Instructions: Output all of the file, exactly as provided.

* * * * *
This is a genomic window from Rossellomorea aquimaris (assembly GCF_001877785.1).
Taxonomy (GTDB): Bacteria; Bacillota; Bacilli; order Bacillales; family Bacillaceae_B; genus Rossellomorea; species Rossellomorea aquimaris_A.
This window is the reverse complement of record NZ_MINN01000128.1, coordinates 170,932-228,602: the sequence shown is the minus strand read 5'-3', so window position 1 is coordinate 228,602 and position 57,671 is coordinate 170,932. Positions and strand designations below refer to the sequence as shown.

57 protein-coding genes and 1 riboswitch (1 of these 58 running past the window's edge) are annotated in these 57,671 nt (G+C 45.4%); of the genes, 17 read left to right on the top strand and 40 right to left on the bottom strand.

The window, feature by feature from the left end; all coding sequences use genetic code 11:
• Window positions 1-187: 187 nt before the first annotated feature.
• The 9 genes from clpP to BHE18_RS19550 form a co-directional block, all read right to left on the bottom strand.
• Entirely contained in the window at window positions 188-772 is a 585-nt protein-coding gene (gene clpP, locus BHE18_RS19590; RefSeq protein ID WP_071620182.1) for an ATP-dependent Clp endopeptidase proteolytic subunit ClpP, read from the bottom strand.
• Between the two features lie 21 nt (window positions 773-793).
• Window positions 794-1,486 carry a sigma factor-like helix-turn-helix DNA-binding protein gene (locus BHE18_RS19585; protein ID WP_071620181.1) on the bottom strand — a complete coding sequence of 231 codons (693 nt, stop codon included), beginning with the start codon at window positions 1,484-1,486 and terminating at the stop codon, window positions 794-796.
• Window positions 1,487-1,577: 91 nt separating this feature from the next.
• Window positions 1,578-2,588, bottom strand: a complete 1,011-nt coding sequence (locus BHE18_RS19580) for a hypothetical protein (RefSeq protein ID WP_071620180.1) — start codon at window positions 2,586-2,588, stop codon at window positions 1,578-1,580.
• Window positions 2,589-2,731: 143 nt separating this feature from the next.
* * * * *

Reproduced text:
This is a genomic window from Rossellomorea aquimaris (assembly GCF_001877785.1).
Taxonomy (GTDB): Bacteria; Bacillota; Bacilli; order Bacillales; family Bacillaceae_B; genus Rossellomorea; species Rossellomorea aquimaris_A.
This window is the reverse complement of record NZ_MINN01000128.1, coordinates 170,932-228,602: the sequence shown is the minus strand read 5'-3', so window position 1 is coordinate 228,602 and position 57,671 is coordinate 170,932. Positions and strand designations below refer to the sequence as shown.

57 protein-coding genes and 1 riboswitch (1 of these 58 running past the window's edge) are annotated in these 57,671 nt (G+C 45.4%); of the genes, 17 read left to right on the top strand and 40 right to left on the bottom strand.

The window, feature by feature from the left end; all coding sequences use genetic code 11:
• Window positions 1-187: 187 nt before the first annotated feature.
• The 9 genes from clpP to BHE18_RS19550 form a co-directional block, all read right to left on the bottom strand.
• Entirely contained in the window at window positions 188-772 is a 585-nt protein-coding gene (gene clpP, locus BHE18_RS19590; RefSeq protein ID WP_071620182.1) for an ATP-dependent Clp endopeptidase proteolytic subunit ClpP, read from the bottom strand.
• Between the two features lie 21 nt (window positions 773-793).
• Window positions 794-1,486 carry a sigma factor-like helix-turn-helix DNA-binding protein gene (locus BHE18_RS19585; protein ID WP_071620181.1) on the bottom strand — a complete coding sequence of 231 codons (693 nt, stop codon included), beginning with the start codon at window positions 1,484-1,486 and terminating at the stop codon, window positions 794-796.
• Window positions 1,487-1,577: 91 nt separating this feature from the next.
• Window positions 1,578-2,588, bottom strand: a complete 1,011-nt coding sequence (locus BHE18_RS19580) for a hypothetical protein (RefSeq protein ID WP_071620180.1) — start codon at window positions 2,586-2,588, stop codon at window positions 1,578-1,580.
• Window positions 2,589-2,731: 143 nt separating this feature from the next.